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Globalizing Automobilism: Exuberance and the Emergence of Layered Mobility, 1900–1980

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Globalizing Automobilism

Exuberance and the Emergence of Layered Mobility, 1900–1980

Gijs Mom

688 pages, 23 illus., bibliog., index

ISBN  978-1-78920-461-2 $199.00/£148.00 Hb Not Yet Published (August 2020)

eISBN 978-1-78920-462-9 eBook Not Yet Published


Hb View cartYour country: United States - Click here to remove geolocation   Recommend to your Library Available in GOBI®

Reviews

“Mom has access to an extraordinarily broad palette of source materials and methods. There is no other monograph in the field of such vast comparative scope.” • Peter Norton, University of Virginia

Description

Why has “car society” proven so durable, even in the face of mounting environmental and economic crises? In this follow-up to his magisterial Atlantic Automobilism, Gijs Mom traces the global spread of the automobile in the postwar era and investigates why adopting more sustainable forms of mobility has proven so difficult. Drawing on archival research as well as wide-ranging forays into popular culture, Mom reveals here the roots of the exuberance, excess, and danger that define modern automotive culture.

Gijs Mom is Associate Professor emeritus at Eindhoven University of Technology. His monograph Atlantic Automobilism: Emergence and Persistence of the Car, 1895–1940, was published by Berghahn Books in 2015. He is a co-editor, with Georgine Clarsen and Mimi Sheller, of the Berghahn Books series “Explorations in Mobility.”

Subject: General Mobility Studies 20th Century History General Cultural Studies



Contents

List of Illustrations

Preface

Introduction: Questioning the Car: Prolegomena for a Historical Analysis of Global Mobility
     New Perspectives, New Questions
     Looking Back: Emergence and Persistence of the Adventure Machine
     Extending Adventure: The Car as Possession and Status Symbol
     Producing Commodification: Status, Narcissism, and Self-Development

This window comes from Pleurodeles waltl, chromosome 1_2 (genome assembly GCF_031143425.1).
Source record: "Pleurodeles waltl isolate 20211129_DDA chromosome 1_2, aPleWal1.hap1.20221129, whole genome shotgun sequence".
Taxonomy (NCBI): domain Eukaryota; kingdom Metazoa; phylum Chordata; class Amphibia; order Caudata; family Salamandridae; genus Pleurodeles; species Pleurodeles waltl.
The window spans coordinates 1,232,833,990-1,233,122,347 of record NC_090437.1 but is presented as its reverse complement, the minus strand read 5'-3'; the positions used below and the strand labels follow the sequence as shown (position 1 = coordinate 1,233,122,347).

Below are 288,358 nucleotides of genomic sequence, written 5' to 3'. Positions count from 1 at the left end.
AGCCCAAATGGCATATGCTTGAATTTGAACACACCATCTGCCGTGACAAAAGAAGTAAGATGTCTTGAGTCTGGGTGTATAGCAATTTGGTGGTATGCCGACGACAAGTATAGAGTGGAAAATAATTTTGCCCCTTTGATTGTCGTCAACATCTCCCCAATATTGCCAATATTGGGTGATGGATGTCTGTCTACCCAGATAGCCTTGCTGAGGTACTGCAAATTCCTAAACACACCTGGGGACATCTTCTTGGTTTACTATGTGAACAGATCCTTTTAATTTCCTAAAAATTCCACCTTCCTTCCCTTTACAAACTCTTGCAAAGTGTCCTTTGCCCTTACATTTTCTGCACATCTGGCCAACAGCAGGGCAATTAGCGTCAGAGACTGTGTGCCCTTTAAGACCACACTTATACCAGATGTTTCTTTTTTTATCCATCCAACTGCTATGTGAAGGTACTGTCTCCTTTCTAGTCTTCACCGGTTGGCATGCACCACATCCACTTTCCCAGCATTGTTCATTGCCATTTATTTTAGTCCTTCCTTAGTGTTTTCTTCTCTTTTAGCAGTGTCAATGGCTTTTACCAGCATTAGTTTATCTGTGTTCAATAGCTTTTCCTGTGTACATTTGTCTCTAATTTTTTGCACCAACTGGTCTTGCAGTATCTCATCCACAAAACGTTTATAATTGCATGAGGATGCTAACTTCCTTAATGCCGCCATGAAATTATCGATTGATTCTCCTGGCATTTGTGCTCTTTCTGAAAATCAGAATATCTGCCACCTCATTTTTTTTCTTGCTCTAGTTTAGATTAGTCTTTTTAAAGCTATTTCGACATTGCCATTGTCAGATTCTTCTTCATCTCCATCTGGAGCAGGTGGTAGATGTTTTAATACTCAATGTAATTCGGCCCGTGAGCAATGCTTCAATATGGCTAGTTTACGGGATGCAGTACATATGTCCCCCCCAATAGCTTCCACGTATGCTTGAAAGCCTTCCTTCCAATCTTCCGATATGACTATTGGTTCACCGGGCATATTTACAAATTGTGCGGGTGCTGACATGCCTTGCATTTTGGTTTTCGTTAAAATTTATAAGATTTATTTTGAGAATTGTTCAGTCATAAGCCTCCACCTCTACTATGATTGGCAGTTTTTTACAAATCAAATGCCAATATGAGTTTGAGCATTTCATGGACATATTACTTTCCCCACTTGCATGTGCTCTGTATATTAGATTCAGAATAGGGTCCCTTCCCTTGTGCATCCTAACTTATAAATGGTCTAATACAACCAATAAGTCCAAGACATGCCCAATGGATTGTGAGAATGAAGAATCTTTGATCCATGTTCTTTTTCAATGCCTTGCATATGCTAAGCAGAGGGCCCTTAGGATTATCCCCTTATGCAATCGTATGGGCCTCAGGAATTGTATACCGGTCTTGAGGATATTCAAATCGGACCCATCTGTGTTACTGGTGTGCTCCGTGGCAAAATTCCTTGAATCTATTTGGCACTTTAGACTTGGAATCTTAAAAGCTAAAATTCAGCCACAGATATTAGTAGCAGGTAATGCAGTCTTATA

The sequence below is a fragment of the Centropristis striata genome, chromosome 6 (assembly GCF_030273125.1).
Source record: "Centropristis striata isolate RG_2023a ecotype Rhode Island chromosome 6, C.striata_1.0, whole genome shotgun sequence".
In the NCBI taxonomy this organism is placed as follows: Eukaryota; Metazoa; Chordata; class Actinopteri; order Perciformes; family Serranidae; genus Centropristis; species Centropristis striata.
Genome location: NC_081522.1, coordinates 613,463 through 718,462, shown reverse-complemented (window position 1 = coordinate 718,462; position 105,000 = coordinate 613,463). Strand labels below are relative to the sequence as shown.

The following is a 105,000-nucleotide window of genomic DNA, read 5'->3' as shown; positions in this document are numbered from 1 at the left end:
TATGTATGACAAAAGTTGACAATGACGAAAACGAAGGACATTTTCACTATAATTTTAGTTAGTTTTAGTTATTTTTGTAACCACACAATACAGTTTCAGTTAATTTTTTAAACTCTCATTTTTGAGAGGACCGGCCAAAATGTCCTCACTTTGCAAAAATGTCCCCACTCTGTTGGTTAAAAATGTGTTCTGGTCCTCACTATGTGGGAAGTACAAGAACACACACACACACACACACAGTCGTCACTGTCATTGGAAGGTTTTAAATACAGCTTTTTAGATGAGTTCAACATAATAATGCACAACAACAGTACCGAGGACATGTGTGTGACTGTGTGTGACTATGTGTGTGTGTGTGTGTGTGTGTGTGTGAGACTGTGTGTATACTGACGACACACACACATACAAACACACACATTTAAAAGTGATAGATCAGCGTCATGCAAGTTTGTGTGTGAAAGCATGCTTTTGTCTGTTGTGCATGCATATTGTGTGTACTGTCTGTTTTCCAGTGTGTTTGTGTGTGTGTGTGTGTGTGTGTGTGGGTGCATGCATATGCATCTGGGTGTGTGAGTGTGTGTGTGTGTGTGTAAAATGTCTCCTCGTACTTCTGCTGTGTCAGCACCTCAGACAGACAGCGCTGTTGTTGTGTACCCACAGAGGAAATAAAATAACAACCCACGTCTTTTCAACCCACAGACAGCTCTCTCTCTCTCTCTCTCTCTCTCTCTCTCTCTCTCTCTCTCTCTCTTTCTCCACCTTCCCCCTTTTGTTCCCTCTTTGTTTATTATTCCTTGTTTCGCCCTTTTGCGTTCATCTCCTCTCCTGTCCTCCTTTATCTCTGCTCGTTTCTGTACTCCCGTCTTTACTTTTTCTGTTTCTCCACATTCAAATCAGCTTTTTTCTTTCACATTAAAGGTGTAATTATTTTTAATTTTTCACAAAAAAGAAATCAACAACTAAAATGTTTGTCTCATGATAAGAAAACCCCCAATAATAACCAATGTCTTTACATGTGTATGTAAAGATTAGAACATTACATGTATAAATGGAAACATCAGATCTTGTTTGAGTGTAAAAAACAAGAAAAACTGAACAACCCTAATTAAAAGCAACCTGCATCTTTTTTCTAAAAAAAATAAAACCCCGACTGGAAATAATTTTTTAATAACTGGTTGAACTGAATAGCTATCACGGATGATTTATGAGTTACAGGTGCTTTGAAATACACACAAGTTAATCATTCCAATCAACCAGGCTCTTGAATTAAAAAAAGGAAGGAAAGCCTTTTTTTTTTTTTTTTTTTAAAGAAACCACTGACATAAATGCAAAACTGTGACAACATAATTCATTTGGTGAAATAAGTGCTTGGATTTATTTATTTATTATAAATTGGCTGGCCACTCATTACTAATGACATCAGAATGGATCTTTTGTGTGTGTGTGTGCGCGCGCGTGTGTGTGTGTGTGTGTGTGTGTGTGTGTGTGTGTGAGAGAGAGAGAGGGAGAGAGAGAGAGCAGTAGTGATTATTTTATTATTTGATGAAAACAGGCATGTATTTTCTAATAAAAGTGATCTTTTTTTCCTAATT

Diversifying Automotive Identities: The Non-Hegemonic Self
     New Mobility Studies: Bodily Senses, The Car as Medium, and the Challenge of Representation
     The Trouble with Travel Writing: Meandering between Fictionality and Representation
     This Study: Sources and Terminology

Part I. Emergence and Persistence (Again): The Shaping of Mobility Layerdness beyond the West

Chapter 1. Modernizing without Automobilization: Subverting and Subalternizing Mobility History (1890–1945/1950)
     Imperialist Mobilities: Japan and the Modernization of Manchuria
     Urban Mobilities: The Rickshaw and the Motorization of Asian Cities
     Between Long March and Long-Haul: Rail and Road Network Building in China
     Dual Networks of Rails and Roads: The Modal Configuration in Other Asian Countries
     Migration, Colonialism and the Struggle between Rail and Road: The Case of Africa
     More than Modern: Constructing a Latin American Adventure Machine
     The Rest and the West: Subversive and Subaltern Mobilities?

Part II: Exuberance, with a Twist: Spreading the Gospel of Automobilism

Chapter 2. Fragmenting Automotive Adventure: Western Exuberant Automobilism and Middle-Class Guilt (1945–1973)
     “Why I Want to Fuck Ronald Reagan”
     A Multimedia Feast: Folk, Beat, Rock and Other Mobilities
     Motorizing the Worker: Fragmentation and Convergence of Western Car Cultures
     The Attack on Public Transport: Hegemonic Car Cultures in a Cold War Setting
     Experiencing the Car in a Fragmented Culture: Shifts in Autopoetic Adventures
     Songs and Movies: Rejuvenating the Adventure Machine in Popular Culture
     Flow Interrupted: Crash and the Systemic Aspects of Automobilism

Chapter 3. Layered Development: The Transnational Construction of a World Mobility System (1940s–1970s)
     What is ‘Layered Development’?
     Alternative Developments: Soviet Mobility and the Modernization of China and India
     Conceiving ‘Development’: Mobilizing the ‘Rest’
     Mediating Modernization: Japan and Asian ‘Development’
     Constructing ‘Circulation’: The IRF and the ‘Development’ of Africa
     Developmentalism vs. Dependentismo: Latin American Mobilities and the Frustrations of Middle-Class Modernity
     Conclusions: Road, Rail, and Development

Layered, Fragmented, Subversive, Subaltern: Conclusions

Bibliography
Index

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